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[box type=”shadow” ]Jose-Joseph“Collecting waste from each door, and then taking to the landfills that are far away from the generation points, is the worst model, we have created for the coming generations. Similar is the case with wastewater. The waste or wastewater must be disposed off at the source itself,” opines Jose Joseph Moonjely, Executive Director- CREDAI Clean City Movement during an interaction with Suprita Anupam.[/box]

THE IDEA of ‘Clean City’ germinated in 2007, when the ‘Garbage Crisis’ hit Kochi. CREDAI Kochi joined hands with Jose Joseph to set up a committed team with adequate funds to develop a robust waste management plan. The ecofriendly waste management technique uses the aerobic microbial composting system for solid waste Management. However, the social project is playing a vital role in tackling other issues such as poverty alleviation and women empowerment whereby women from economically weaker section of the Association are given employment.

How did the Idea germinated?

It started somewhere in 2000, when some of my European friends refused to walk on the roads of Kochi, citing the garbage. It hurt me. In 1498, a foreigner Vasco Da Gama having landed to the same State Kerla and praised the State for its natural beauty. Today my friends are criticising the same land for the dirtiness around. The issue motivated me to dig the root cause. I observed, the forest area was still clean and green, as the animals and tribes were not adding to pollution. This made me to conclude that there is something wrong with our approach to environment. The community has intentionally been distancing itself from nature.

To understand the current scenario, I travelled the entire state of Kerala along with a photographer, took the videos of dumping grounds, and showed them to the local MLAs and the Minister. The response from the authorities was not encouraging.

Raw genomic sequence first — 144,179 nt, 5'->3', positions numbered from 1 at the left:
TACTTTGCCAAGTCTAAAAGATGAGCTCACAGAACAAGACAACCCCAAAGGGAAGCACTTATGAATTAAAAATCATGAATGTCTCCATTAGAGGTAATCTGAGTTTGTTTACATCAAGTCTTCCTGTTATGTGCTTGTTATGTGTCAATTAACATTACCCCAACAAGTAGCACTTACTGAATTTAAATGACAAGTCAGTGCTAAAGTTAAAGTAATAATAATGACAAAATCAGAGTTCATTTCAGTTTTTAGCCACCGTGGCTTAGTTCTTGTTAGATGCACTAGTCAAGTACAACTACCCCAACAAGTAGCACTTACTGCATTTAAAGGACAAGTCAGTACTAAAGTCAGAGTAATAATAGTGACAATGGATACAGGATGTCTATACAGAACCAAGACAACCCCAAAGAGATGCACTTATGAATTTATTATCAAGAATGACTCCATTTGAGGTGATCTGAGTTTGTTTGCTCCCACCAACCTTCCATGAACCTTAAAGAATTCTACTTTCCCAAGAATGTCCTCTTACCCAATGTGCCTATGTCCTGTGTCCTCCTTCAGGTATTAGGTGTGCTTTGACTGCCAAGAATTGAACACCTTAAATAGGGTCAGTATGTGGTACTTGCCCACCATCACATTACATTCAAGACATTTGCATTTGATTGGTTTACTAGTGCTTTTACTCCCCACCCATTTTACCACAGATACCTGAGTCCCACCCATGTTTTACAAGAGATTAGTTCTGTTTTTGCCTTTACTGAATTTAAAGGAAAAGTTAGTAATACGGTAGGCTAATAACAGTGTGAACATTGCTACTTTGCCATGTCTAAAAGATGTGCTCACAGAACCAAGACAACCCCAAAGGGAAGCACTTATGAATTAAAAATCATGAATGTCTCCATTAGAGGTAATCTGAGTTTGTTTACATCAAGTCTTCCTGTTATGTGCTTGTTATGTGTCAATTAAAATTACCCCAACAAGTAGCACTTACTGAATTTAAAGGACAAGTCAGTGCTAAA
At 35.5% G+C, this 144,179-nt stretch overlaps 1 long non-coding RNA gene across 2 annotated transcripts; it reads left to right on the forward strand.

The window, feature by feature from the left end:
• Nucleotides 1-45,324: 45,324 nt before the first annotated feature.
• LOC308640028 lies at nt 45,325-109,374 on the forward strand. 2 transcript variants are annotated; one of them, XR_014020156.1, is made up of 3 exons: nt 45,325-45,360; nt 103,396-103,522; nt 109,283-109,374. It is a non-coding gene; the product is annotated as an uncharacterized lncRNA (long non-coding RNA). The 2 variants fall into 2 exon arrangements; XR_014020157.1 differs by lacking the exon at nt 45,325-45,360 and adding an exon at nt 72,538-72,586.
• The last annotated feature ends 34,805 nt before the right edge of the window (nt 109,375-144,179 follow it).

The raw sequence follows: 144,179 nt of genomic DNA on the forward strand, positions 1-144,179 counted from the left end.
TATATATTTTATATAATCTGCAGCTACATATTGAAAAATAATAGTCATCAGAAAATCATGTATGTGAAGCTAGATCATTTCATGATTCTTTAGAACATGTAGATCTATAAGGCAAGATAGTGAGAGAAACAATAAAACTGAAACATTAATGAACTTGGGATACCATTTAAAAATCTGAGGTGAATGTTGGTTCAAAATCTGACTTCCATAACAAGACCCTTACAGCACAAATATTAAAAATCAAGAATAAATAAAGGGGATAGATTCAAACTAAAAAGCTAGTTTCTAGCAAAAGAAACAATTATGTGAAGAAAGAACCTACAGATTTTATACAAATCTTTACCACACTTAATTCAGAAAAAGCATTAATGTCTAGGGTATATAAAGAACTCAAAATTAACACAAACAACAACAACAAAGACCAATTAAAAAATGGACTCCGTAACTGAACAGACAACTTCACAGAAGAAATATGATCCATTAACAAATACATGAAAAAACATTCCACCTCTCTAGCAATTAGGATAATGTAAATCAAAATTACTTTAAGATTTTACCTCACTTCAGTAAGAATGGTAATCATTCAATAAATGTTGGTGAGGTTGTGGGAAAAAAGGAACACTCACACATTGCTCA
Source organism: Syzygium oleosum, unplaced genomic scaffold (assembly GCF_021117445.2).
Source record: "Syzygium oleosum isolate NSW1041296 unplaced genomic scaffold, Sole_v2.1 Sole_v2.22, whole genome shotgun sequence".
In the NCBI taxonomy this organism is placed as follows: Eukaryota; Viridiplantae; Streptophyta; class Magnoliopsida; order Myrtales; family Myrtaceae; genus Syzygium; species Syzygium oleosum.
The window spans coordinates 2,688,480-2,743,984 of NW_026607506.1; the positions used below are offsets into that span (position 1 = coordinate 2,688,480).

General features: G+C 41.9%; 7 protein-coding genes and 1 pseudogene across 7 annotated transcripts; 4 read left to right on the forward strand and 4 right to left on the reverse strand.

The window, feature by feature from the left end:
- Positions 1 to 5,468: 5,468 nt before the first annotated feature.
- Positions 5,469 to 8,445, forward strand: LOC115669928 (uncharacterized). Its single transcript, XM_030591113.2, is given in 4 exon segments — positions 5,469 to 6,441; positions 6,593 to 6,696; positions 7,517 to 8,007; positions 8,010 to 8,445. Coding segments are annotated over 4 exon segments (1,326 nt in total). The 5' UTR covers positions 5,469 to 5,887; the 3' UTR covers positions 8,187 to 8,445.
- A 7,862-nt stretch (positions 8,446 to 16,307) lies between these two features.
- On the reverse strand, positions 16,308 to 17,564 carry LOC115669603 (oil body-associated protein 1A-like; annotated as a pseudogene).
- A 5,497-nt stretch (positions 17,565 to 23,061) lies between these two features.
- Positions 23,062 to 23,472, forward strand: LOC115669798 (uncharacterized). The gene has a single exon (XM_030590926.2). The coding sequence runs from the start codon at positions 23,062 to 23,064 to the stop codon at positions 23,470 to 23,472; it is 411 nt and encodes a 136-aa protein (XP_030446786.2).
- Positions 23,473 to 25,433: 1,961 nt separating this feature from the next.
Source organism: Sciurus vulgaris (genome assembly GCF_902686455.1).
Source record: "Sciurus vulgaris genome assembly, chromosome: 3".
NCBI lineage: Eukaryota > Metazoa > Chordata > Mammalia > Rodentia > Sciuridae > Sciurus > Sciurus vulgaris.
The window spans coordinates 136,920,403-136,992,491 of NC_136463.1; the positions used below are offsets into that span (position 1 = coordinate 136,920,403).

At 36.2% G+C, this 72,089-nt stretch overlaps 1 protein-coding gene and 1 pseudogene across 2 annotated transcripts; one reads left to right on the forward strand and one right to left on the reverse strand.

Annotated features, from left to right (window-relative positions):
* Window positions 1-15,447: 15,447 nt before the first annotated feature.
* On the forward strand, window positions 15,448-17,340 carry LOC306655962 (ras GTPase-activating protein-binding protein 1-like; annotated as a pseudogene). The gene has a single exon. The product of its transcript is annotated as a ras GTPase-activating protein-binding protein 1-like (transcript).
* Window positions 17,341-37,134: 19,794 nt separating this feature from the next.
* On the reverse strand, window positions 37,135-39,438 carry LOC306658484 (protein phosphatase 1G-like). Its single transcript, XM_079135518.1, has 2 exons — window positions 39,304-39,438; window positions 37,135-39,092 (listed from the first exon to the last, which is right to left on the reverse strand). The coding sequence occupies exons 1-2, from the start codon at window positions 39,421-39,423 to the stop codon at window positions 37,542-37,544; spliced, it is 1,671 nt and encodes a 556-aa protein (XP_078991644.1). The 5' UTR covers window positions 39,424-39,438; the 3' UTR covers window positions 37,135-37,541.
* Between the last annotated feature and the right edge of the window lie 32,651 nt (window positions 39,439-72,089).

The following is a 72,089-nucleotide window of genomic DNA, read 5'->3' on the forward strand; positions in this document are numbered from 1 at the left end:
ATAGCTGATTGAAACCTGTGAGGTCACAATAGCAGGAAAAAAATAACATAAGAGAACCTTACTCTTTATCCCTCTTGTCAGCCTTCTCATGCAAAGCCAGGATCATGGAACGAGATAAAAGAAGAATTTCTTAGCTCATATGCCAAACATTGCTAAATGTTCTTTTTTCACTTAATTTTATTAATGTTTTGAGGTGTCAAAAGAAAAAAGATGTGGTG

I decided to start from my house, right from collecting garbage to composting. The concept caught on and I experimented with a cluster of 800 houses in 2003 with the help of a lady councillor and an Advocate. We kept bio-bins along the roadsides and national highway. We made a demonstration place near to a big dumping ground. The place which was clean & green a year ago had turned to a dumping ground now.

[box type=”shadow” ]“We don’t do any segregation. Segregation is required only when you mix up two wastes. Why to go to hospital when you are not sick? Prevention is better than cure.”[/box]

Further challenges that you faced…

We were immediately called by the National Highway engineers and blamed for encroachment. But, we were firm about not moving the bins until the area was made waste free. Finally, Corporation cleaned the entire area and overnight we turned the place into a garden. This was noticed by CREDAI.

Clean City Movement

CREDAI, the then Kerala Builders Forum visited the site and discussed with the advocate and the Councillor to implement something similar for its buildings too. They had to take a wakeup call soon, as the Cochin properties were down owing to the rising pollution in the City. Nobody wanted to buy any property there. Local residents too started migrating as epidemic started howling. CREDAI officials diverted the funds kept for office construction, to spend on self-reliant solid waste management programme.

[box type=”shadow” ]clean-city“A clean city cannot be developed at the cost of a village. We need to stop this model, immediately.”[/box]

This is then, I associated myself with CREDAI, leading the pet project-CREDAI clean city. CREDAI Clean City Movement is a non-profit NGO working towards the development of clean-country.

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